path: root/init/main.c
diff options
authorThomas Gleixner <tglx@linutronix.de>2008-04-30 00:55:01 -0700
committerLinus Torvalds <torvalds@linux-foundation.org>2008-04-30 08:29:53 -0700
commit3ac7fe5a4aab409bd5674d0b070bce97f9d20872 (patch)
tree5e12e8864bb8737695e4eb9c63970602d5f69e73 /init/main.c
parent30327acf7846c5eb97c8e31c78317a2918d3e515 (diff)
infrastructure to debug (dynamic) objects
We can see an ever repeating problem pattern with objects of any kind in the kernel: 1) freeing of active objects 2) reinitialization of active objects Both problems can be hard to debug because the crash happens at a point where we have no chance to decode the root cause anymore. One problem spot are kernel timers, where the detection of the problem often happens in interrupt context and usually causes the machine to panic. While working on a timer related bug report I had to hack specialized code into the timer subsystem to get a reasonable hint for the root cause. This debug hack was fine for temporary use, but far from a mergeable solution due to the intrusiveness into the timer code. The code further lacked the ability to detect and report the root cause instantly and keep the system operational. Keeping the system operational is important to get hold of the debug information without special debugging aids like serial consoles and special knowledge of the bug reporter. The problems described above are not restricted to timers, but timers tend to expose it usually in a full system crash. Other objects are less explosive, but the symptoms caused by such mistakes can be even harder to debug. Instead of creating specialized debugging code for the timer subsystem a generic infrastructure is created which allows developers to verify their code and provides an easy to enable debug facility for users in case of trouble. The debugobjects core code keeps track of operations on static and dynamic objects by inserting them into a hashed list and sanity checking them on object operations and provides additional checks whenever kernel memory is freed. The tracked object operations are: - initializing an object - adding an object to a subsystem list - deleting an object from a subsystem list Each operation is sanity checked before the operation is executed and the subsystem specific code can provide a fixup function which allows to prevent the damage of the operation. When the sanity check triggers a warning message and a stack trace is printed. The list of operations can be extended if the need arises. For now it's limited to the requirements of the first user (timers). The core code enqueues the objects into hash buckets. The hash index is generated from the address of the object to simplify the lookup for the check on kfree/vfree. Each bucket has it's own spinlock to avoid contention on a global lock. The debug code can be compiled in without being active. The runtime overhead is minimal and could be optimized by asm alternatives. A kernel command line option enables the debugging code. Thanks to Ingo Molnar for review, suggestions and cleanup patches. Signed-off-by: Thomas Gleixner <tglx@linutronix.de> Signed-off-by: Ingo Molnar <mingo@elte.hu> Cc: Greg KH <greg@kroah.com> Cc: Randy Dunlap <randy.dunlap@oracle.com> Cc: Kay Sievers <kay.sievers@vrfy.org> Signed-off-by: Andrew Morton <akpm@linux-foundation.org> Signed-off-by: Linus Torvalds <torvalds@linux-foundation.org>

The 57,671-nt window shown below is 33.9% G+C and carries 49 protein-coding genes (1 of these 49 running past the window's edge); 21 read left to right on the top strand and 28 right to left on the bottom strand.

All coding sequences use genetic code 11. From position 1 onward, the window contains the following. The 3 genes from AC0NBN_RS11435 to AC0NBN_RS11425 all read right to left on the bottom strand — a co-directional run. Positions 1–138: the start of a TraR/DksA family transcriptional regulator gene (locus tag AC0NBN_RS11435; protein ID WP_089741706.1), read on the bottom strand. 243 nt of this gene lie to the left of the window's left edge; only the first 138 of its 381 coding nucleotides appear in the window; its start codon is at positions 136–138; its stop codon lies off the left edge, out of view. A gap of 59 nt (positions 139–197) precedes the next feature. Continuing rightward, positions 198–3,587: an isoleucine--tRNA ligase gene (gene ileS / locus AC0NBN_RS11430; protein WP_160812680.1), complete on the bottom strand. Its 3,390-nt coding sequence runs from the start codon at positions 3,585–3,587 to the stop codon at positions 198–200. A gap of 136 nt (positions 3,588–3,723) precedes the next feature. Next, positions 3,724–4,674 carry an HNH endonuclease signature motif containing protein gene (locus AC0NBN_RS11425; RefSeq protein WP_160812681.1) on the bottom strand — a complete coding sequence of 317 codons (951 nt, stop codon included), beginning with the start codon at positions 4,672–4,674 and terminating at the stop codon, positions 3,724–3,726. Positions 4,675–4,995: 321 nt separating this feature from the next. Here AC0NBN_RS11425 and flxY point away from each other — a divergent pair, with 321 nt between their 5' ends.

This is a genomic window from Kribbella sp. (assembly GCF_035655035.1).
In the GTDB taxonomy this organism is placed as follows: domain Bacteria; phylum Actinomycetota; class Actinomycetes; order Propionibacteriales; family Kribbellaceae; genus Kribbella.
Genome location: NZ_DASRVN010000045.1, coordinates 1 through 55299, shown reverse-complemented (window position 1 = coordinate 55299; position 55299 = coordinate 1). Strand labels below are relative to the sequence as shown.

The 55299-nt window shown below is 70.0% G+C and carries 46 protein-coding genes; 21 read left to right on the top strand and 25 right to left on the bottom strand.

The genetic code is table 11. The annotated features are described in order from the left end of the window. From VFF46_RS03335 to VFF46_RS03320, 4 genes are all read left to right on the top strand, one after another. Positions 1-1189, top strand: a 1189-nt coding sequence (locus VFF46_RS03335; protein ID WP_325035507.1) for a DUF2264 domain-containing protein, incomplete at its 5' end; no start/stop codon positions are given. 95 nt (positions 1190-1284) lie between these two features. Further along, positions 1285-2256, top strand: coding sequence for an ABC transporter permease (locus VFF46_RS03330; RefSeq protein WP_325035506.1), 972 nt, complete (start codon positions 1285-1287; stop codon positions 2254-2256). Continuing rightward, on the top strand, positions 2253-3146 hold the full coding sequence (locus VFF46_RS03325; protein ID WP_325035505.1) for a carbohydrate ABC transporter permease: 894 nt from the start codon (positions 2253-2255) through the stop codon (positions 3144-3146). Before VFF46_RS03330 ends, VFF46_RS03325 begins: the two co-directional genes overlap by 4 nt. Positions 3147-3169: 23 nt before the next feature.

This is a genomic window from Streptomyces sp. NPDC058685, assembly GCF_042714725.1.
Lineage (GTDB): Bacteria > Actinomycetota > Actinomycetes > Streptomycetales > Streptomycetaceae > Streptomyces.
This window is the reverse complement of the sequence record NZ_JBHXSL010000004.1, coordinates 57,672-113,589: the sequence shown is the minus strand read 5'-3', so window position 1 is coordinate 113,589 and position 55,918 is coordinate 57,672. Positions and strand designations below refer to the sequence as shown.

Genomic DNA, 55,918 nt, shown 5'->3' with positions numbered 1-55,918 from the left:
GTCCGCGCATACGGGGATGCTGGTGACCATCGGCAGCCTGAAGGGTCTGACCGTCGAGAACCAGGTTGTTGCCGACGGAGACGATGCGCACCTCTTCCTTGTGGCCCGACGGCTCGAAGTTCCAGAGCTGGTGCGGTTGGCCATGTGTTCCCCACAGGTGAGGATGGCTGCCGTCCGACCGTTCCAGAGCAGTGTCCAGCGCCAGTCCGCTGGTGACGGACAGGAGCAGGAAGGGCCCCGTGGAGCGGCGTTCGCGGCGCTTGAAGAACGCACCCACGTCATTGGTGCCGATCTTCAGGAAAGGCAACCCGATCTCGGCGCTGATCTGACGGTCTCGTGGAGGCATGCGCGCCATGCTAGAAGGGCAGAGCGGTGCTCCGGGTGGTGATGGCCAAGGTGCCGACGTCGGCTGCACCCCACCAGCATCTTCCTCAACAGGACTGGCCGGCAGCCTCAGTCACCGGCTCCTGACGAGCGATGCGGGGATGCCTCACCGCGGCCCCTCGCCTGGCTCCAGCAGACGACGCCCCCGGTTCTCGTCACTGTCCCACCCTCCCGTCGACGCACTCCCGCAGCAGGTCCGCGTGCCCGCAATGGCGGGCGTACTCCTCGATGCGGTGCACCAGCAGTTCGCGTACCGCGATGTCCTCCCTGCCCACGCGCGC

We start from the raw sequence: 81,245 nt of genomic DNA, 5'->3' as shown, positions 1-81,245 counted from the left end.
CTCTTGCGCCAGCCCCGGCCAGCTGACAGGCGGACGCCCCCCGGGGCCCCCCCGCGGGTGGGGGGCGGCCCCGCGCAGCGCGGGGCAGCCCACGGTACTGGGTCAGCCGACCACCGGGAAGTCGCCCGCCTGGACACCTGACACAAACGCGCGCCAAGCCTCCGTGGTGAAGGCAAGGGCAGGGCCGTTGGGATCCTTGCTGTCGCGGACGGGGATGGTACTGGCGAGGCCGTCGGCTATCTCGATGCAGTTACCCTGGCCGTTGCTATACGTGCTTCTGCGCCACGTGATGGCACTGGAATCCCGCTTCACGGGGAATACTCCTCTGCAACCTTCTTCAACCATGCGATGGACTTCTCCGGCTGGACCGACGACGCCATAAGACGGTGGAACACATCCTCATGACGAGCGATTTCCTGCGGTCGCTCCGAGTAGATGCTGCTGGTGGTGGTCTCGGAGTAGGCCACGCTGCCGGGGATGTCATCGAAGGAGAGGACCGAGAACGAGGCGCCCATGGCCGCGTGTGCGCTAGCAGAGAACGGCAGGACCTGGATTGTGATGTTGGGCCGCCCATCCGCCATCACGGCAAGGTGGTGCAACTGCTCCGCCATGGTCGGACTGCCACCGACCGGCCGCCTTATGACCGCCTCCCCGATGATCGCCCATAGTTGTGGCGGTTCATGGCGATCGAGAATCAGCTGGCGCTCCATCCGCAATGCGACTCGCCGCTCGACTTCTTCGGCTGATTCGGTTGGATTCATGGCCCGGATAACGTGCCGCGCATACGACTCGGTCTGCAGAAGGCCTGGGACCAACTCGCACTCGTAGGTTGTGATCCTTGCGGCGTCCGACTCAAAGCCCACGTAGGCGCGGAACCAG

Diffstat (limited to 'init/main.c')
1 files changed, 3 insertions, 0 deletions
diff --git a/init/main.c b/init/main.c
index dff253cfcd9..a87d4ca5c36 100644
--- a/init/main.c
+++ b/init/main.c
@@ -52,6 +52,7 @@
#include <linux/unwind.h>
#include <linux/buffer_head.h>
#include <linux/debug_locks.h>
+#include <linux/debugobjects.h>
#include <linux/lockdep.h>
#include <linux/pid_namespace.h>
#include <linux/device.h>
@@ -543,6 +544,7 @@ asmlinkage void __init start_kernel(void)
+ debug_objects_early_init();
@@ -638,6 +640,7 @@ asmlinkage void __init start_kernel(void)
+ debug_objects_mem_init();